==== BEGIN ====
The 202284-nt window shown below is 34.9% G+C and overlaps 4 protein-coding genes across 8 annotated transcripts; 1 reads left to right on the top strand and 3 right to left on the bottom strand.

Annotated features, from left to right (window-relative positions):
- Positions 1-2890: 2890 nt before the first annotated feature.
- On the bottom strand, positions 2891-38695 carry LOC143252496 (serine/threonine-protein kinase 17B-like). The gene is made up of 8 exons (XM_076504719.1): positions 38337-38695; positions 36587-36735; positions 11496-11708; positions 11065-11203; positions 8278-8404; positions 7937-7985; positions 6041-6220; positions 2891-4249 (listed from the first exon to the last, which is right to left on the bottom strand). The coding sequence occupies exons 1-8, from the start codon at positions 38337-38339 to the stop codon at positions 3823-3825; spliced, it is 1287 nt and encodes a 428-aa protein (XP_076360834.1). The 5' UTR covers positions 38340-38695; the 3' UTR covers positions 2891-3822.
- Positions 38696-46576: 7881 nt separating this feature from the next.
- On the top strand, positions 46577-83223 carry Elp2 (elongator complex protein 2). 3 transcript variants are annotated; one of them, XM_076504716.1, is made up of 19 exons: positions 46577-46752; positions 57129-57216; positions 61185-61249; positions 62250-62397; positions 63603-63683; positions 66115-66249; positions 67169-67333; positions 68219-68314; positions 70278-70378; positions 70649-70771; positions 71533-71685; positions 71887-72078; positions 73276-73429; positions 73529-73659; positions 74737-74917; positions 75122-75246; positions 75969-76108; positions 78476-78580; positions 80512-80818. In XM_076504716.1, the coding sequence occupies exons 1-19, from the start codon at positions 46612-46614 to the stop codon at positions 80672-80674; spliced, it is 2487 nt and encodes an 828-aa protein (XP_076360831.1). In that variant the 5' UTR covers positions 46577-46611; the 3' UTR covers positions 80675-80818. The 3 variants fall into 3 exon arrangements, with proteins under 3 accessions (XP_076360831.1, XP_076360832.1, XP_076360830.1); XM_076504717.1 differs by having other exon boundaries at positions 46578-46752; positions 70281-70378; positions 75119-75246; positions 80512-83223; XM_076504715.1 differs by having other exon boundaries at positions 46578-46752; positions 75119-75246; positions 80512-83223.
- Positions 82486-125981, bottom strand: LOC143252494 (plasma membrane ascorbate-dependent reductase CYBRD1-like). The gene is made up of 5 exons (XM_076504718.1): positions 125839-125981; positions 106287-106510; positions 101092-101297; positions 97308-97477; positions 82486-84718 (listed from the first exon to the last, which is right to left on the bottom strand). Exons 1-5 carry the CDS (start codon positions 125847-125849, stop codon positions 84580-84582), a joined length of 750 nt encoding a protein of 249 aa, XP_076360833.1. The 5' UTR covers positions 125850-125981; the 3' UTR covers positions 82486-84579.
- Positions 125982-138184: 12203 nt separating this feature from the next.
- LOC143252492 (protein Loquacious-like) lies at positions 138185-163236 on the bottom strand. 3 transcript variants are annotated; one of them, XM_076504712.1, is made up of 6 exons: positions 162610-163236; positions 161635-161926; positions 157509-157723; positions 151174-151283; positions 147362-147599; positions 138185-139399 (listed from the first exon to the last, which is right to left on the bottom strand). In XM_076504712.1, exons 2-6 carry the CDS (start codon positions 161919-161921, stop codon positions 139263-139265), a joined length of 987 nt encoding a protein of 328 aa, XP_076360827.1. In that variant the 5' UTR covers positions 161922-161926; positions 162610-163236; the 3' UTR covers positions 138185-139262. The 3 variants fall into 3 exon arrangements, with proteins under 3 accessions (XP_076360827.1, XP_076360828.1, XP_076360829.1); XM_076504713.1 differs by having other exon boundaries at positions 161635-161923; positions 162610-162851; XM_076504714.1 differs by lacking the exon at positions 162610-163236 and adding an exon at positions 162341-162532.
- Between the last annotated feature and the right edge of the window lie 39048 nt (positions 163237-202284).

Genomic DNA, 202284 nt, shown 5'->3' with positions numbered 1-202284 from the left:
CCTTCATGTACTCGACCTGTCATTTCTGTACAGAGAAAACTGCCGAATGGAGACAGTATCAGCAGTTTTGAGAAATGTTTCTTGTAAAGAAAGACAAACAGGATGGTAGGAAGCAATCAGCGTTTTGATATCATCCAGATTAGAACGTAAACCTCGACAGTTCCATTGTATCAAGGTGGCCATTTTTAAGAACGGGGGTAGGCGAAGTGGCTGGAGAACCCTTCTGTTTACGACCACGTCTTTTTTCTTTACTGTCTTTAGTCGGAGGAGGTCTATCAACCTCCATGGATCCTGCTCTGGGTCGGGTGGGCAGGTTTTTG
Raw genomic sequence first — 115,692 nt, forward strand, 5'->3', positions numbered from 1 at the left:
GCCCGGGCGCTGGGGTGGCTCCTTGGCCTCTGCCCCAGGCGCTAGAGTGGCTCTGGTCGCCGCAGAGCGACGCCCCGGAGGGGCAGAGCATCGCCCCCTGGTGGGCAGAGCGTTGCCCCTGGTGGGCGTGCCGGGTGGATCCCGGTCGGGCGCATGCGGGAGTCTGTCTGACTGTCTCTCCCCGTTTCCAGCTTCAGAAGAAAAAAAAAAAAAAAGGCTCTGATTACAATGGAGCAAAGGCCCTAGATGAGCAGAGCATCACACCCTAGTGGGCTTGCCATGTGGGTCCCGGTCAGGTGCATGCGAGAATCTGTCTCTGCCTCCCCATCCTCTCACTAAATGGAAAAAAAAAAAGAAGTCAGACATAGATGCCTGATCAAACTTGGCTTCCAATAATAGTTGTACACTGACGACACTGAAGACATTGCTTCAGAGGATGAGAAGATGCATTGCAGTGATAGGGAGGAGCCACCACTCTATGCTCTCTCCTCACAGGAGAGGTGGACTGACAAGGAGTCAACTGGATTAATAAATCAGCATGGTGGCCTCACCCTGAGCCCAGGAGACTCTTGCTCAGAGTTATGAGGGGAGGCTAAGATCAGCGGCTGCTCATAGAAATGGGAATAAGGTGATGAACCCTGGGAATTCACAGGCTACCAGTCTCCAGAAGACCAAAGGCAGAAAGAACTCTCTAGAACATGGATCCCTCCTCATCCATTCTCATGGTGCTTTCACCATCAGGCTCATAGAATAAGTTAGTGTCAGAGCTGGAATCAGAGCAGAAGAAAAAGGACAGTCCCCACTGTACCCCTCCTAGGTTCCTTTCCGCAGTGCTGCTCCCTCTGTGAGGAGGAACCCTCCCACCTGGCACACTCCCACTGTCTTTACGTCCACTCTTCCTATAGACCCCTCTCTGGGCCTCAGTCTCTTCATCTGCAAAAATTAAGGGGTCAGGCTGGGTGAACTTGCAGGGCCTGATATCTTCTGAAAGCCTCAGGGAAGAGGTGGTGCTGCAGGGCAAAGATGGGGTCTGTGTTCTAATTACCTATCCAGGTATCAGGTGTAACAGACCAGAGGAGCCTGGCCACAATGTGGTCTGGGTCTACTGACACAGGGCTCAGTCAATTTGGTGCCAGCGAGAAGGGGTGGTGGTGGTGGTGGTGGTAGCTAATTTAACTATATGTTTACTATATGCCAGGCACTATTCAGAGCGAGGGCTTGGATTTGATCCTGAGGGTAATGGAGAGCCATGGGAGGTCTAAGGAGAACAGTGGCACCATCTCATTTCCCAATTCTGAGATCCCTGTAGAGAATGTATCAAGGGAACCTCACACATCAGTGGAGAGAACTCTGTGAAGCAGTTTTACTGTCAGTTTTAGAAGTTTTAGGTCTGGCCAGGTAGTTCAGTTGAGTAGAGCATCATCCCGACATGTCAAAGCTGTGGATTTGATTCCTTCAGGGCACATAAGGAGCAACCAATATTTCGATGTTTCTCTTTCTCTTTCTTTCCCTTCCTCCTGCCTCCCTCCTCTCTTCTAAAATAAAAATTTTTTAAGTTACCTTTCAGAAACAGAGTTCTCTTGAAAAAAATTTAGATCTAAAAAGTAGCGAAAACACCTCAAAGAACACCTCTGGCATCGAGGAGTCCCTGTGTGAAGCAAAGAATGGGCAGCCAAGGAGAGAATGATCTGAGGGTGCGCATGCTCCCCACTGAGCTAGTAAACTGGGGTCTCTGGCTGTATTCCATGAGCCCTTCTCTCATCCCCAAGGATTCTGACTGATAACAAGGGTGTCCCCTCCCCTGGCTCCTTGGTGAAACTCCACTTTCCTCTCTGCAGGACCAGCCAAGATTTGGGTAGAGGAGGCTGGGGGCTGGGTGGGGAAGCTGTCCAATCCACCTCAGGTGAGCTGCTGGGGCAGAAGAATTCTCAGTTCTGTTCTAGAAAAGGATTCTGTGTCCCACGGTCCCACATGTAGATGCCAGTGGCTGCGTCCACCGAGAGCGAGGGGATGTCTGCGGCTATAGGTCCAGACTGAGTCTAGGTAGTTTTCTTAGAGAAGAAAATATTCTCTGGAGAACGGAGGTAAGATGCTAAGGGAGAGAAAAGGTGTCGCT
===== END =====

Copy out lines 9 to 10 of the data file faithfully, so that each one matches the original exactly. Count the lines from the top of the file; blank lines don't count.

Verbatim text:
- LOC143252492 (protein Loquacious-like) lies at positions 138185-163236 on the bottom strand. 3 transcript variants are annotated; one of them, XM_076504712.1, is made up of 6 exons: positions 162610-163236; positions 161635-161926; positions 157509-157723; positions 151174-151283; positions 147362-147599; positions 138185-139399 (listed from the first exon to the last, which is right to left on the bottom strand). In XM_076504712.1, exons 2-6 carry the CDS (start codon positions 161919-161921, stop codon positions 139263-139265), a joined length of 987 nt encoding a protein of 328 aa, XP_076360827.1. In that variant the 5' UTR covers positions 161922-161926; positions 162610-163236; the 3' UTR covers positions 138185-139262. The 3 variants fall into 3 exon arrangements, with proteins under 3 accessions (XP_076360827.1, XP_076360828.1, XP_076360829.1); XM_076504713.1 differs by having other exon boundaries at positions 161635-161923; positions 162610-162851; XM_076504714.1 differs by lacking the exon at positions 162610-163236 and adding an exon at positions 162341-162532.
- Between the last annotated feature and the right edge of the window lie 39048 nt (positions 163237-202284).